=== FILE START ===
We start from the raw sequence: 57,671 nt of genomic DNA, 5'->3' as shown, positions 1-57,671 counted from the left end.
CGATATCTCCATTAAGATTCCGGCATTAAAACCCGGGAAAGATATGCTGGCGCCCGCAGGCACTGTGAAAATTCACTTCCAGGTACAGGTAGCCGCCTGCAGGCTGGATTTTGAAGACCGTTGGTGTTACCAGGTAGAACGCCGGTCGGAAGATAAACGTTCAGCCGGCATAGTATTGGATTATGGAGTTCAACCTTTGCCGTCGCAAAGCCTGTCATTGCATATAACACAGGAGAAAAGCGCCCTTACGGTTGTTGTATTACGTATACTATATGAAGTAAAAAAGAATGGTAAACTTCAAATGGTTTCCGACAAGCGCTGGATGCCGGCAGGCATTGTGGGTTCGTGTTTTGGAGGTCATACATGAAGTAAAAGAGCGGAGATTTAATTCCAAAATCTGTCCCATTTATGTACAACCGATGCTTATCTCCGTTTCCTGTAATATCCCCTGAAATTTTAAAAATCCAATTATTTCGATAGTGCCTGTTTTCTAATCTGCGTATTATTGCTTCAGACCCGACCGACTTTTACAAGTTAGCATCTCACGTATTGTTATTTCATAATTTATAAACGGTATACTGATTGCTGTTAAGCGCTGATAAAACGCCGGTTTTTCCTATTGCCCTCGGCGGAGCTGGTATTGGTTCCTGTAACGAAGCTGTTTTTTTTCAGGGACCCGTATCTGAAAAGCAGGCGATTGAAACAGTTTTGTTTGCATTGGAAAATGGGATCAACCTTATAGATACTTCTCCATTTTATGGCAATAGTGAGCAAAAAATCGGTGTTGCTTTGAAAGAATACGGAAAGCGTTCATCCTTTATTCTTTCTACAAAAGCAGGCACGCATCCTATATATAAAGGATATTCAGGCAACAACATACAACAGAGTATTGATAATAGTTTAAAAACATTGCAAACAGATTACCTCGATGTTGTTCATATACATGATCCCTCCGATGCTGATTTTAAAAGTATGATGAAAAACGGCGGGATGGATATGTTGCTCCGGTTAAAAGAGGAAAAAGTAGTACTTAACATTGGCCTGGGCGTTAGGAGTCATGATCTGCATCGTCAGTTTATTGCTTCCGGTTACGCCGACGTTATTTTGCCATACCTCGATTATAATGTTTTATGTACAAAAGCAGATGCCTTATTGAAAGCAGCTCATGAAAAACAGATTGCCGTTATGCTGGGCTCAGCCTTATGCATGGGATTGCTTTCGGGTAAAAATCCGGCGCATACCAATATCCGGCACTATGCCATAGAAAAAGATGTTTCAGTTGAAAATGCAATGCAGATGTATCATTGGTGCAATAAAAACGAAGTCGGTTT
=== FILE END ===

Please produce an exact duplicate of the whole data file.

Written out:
We start from the raw sequence: 57,671 nt of genomic DNA, 5'->3' as shown, positions 1-57,671 counted from the left end.
CGATATCTCCATTAAGATTCCGGCATTAAAACCCGGGAAAGATATGCTGGCGCCCGCAGGCACTGTGAAAATTCACTTCCAGGTACAGGTAGCCGCCTGCAGGCTGGATTTTGAAGACCGTTGGTGTTACCAGGTAGAACGCCGGTCGGAAGATAAACGTTCAGCCGGCATAGTATTGGATTATGGAGTTCAACCTTTGCCGTCGCAAAGCCTGTCATTGCATATAACACAGGAGAAAAGCGCCCTTACGGTTGTTGTATTACGTATACTATATGAAGTAAAAAAGAATGGTAAACTTCAAATGGTTTCCGACAAGCGCTGGATGCCGGCAGGCATTGTGGGTTCGTGTTTTGGAGGTCATACATGAAGTAAAAGAGCGGAGATTTAATTCCAAAATCTGTCCCATTTATGTACAACCGATGCTTATCTCCGTTTCCTGTAATATCCCCTGAAATTTTAAAAATCCAATTATTTCGATAGTGCCTGTTTTCTAATCTGCGTATTATTGCTTCAGACCCGACCGACTTTTACAAGTTAGCATCTCACGTATTGTTATTTCATAATTTATAAACGGTATACTGATTGCTGTTAAGCGCTGATAAAACGCCGGTTTTTCCTATTGCCCTCGGCGGAGCTGGTATTGGTTCCTGTAACGAAGCTGTTTTTTTTCAGGGACCCGTATCTGAAAAGCAGGCGATTGAAACAGTTTTGTTTGCATTGGAAAATGGGATCAACCTTATAGATACTTCTCCATTTTATGGCAATAGTGAGCAAAAAATCGGTGTTGCTTTGAAAGAATACGGAAAGCGTTCATCCTTTATTCTTTCTACAAAAGCAGGCACGCATCCTATATATAAAGGATATTCAGGCAACAACATACAACAGAGTATTGATAATAGTTTAAAAACATTGCAAACAGATTACCTCGATGTTGTTCATATACATGATCCCTCCGATGCTGATTTTAAAAGTATGATGAAAAACGGCGGGATGGATATGTTGCTCCGGTTAAAAGAGGAAAAAGTAGTACTTAACATTGGCCTGGGCGTTAGGAGTCATGATCTGCATCGTCAGTTTATTGCTTCCGGTTACGCCGACGTTATTTTGCCATACCTCGATTATAATGTTTTATGTACAAAAGCAGATGCCTTATTGAAAGCAGCTCATGAAAAACAGATTGCCGTTATGCTGGGCTCAGCCTTATGCATGGGATTGCTTTCGGGTAAAAATCCGGCGCATACCAATATCCGGCACTATGCCATAGAAAAAGATGTTTCAGTTGAAAATGCAATGCAGATGTATCATTGGTGCAATAAAAACGAAGTCGGTTT